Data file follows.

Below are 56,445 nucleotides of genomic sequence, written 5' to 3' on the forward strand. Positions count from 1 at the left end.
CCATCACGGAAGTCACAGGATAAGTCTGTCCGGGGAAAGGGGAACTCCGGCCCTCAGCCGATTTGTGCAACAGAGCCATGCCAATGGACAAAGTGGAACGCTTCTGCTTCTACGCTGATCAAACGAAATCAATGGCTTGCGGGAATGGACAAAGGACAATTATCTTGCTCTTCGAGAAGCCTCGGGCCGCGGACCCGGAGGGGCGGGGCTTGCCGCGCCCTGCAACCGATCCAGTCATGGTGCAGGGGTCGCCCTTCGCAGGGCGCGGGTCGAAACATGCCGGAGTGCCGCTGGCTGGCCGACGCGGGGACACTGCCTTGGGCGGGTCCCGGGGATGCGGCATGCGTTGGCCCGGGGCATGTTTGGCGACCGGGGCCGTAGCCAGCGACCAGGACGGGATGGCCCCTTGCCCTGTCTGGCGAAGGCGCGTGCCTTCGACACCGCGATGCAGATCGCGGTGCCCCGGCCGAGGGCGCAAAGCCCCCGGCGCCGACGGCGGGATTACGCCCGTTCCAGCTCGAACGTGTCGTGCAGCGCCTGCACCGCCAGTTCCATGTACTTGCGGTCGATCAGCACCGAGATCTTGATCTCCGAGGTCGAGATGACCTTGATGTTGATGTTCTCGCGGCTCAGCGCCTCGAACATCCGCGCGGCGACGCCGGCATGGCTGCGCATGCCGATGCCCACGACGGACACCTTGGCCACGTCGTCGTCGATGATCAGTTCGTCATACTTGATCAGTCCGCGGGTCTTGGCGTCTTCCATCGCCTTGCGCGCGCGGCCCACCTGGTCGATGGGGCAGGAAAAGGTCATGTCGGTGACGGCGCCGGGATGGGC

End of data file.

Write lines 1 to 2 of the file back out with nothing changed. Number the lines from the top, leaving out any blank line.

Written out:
Below are 56,445 nucleotides of genomic sequence, written 5' to 3' on the forward strand. Positions count from 1 at the left end.
CCATCACGGAAGTCACAGGATAAGTCTGTCCGGGGAAAGGGGAACTCCGGCCCTCAGCCGATTTGTGCAACAGAGCCATGCCAATGGACAAAGTGGAACGCTTCTGCTTCTACGCTGATCAAACGAAATCAATGGCTTGCGGGAATGGACAAAGGACAATTATCTTGCTCTTCGAGAAGCCTCGGGCCGCGGACCCGGAGGGGCGGGGCTTGCCGCGCCCTGCAACCGATCCAGTCATGGTGCAGGGGTCGCCCTTCGCAGGGCGCGGGTCGAAACATGCCGGAGTGCCGCTGGCTGGCCGACGCGGGGACACTGCCTTGGGCGGGTCCCGGGGATGCGGCATGCGTTGGCCCGGGGCATGTTTGGCGACCGGGGCCGTAGCCAGCGACCAGGACGGGATGGCCCCTTGCCCTGTCTGGCGAAGGCGCGTGCCTTCGACACCGCGATGCAGATCGCGGTGCCCCGGCCGAGGGCGCAAAGCCCCCGGCGCCGACGGCGGGATTACGCCCGTTCCAGCTCGAACGTGTCGTGCAGCGCCTGCACCGCCAGTTCCATGTACTTGCGGTCGATCAGCACCGAGATCTTGATCTCCGAGGTCGAGATGACCTTGATGTTGATGTTCTCGCGGCTCAGCGCCTCGAACATCCGCGCGGCGACGCCGGCATGGCTGCGCATGCCGATGCCCACGACGGACACCTTGGCCACGTCGTCGTCGATGATCAGTTCGTCATACTTGATCAGTCCGCGGGTCTTGGCGTCTTCCATCGCCTTGCGCGCGCGGCCCACCTGGTCGATGGGGCAGGAAAAGGTCATGTCGGTGACGGCGCCGGGATGGGC